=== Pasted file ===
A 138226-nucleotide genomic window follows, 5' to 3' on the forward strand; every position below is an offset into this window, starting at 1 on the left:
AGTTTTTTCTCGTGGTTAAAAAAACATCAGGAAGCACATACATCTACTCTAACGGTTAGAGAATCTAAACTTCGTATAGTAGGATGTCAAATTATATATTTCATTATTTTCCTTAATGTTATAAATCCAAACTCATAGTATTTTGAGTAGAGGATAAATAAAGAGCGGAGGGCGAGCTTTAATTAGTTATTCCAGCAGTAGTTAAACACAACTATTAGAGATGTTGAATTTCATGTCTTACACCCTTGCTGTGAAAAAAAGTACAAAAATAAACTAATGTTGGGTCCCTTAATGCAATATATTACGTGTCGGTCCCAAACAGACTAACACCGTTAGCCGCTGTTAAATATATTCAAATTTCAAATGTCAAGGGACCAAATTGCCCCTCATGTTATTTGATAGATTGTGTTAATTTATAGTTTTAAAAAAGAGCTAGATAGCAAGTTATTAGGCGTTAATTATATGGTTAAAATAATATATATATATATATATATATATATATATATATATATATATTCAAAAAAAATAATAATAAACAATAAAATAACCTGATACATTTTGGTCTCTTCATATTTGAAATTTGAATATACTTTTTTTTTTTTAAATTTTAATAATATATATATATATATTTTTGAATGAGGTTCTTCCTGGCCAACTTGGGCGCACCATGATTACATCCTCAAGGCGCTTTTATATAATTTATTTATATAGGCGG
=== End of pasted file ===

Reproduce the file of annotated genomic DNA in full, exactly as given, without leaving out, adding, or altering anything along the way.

A 138226-nucleotide genomic window follows, 5' to 3' on the forward strand; every position below is an offset into this window, starting at 1 on the left:
AGTTTTTTCTCGTGGTTAAAAAAACATCAGGAAGCACATACATCTACTCTAACGGTTAGAGAATCTAAACTTCGTATAGTAGGATGTCAAATTATATATTTCATTATTTTCCTTAATGTTATAAATCCAAACTCATAGTATTTTGAGTAGAGGATAAATAAAGAGCGGAGGGCGAGCTTTAATTAGTTATTCCAGCAGTAGTTAAACACAACTATTAGAGATGTTGAATTTCATGTCTTACACCCTTGCTGTGAAAAAAAGTACAAAAATAAACTAATGTTGGGTCCCTTAATGCAATATATTACGTGTCGGTCCCAAACAGACTAACACCGTTAGCCGCTGTTAAATATATTCAAATTTCAAATGTCAAGGGACCAAATTGCCCCTCATGTTATTTGATAGATTGTGTTAATTTATAGTTTTAAAAAAGAGCTAGATAGCAAGTTATTAGGCGTTAATTATATGGTTAAAATAATATATATATATATATATATATATATATATATATATATATATTCAAAAAAAATAATAATAAACAATAAAATAACCTGATACATTTTGGTCTCTTCATATTTGAAATTTGAATATACTTTTTTTTTTTTAAATTTTAATAATATATATATATATATTTTTGAATGAGGTTCTTCCTGGCCAACTTGGGCGCACCATGATTACATCCTCAAGGCGCTTTTATATAATTTATTTATATAGGCGG